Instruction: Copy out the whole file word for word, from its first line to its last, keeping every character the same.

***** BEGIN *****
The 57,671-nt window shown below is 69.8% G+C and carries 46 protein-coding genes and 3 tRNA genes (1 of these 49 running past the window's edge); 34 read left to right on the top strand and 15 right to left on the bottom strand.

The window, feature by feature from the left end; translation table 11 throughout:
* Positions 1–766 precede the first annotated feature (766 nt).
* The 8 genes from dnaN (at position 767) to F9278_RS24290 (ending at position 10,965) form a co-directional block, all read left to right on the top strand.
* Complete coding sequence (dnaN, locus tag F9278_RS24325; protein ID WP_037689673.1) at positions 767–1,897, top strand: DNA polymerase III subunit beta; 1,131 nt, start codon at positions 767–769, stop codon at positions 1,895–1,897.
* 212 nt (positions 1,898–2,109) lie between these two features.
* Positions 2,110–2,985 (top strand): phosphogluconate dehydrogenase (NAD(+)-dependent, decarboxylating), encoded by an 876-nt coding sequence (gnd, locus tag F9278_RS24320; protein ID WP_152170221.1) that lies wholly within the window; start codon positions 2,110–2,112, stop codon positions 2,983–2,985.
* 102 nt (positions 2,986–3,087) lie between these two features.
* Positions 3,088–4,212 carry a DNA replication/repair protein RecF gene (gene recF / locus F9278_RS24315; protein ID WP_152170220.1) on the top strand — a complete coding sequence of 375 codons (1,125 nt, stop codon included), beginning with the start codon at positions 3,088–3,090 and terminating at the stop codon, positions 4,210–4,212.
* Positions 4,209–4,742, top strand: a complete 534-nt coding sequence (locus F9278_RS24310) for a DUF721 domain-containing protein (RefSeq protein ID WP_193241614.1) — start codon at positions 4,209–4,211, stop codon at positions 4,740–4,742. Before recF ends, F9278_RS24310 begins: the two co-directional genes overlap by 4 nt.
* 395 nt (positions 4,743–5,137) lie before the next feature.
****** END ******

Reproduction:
The 57,671-nt window shown below is 69.8% G+C and carries 46 protein-coding genes and 3 tRNA genes (1 of these 49 running past the window's edge); 34 read left to right on the top strand and 15 right to left on the bottom strand.

The window, feature by feature from the left end; translation table 11 throughout:
* Positions 1–766 precede the first annotated feature (766 nt).
* The 8 genes from dnaN (at position 767) to F9278_RS24290 (ending at position 10,965) form a co-directional block, all read left to right on the top strand.
* Complete coding sequence (dnaN, locus tag F9278_RS24325; protein ID WP_037689673.1) at positions 767–1,897, top strand: DNA polymerase III subunit beta; 1,131 nt, start codon at positions 767–769, stop codon at positions 1,895–1,897.
* 212 nt (positions 1,898–2,109) lie between these two features.
* Positions 2,110–2,985 (top strand): phosphogluconate dehydrogenase (NAD(+)-dependent, decarboxylating), encoded by an 876-nt coding sequence (gnd, locus tag F9278_RS24320; protein ID WP_152170221.1) that lies wholly within the window; start codon positions 2,110–2,112, stop codon positions 2,983–2,985.
* 102 nt (positions 2,986–3,087) lie between these two features.
* Positions 3,088–4,212 carry a DNA replication/repair protein RecF gene (gene recF / locus F9278_RS24315; protein ID WP_152170220.1) on the top strand — a complete coding sequence of 375 codons (1,125 nt, stop codon included), beginning with the start codon at positions 3,088–3,090 and terminating at the stop codon, positions 4,210–4,212.
* Positions 4,209–4,742, top strand: a complete 534-nt coding sequence (locus F9278_RS24310) for a DUF721 domain-containing protein (RefSeq protein ID WP_193241614.1) — start codon at positions 4,209–4,211, stop codon at positions 4,740–4,742. Before recF ends, F9278_RS24310 begins: the two co-directional genes overlap by 4 nt.
* 395 nt (positions 4,743–5,137) lie before the next feature.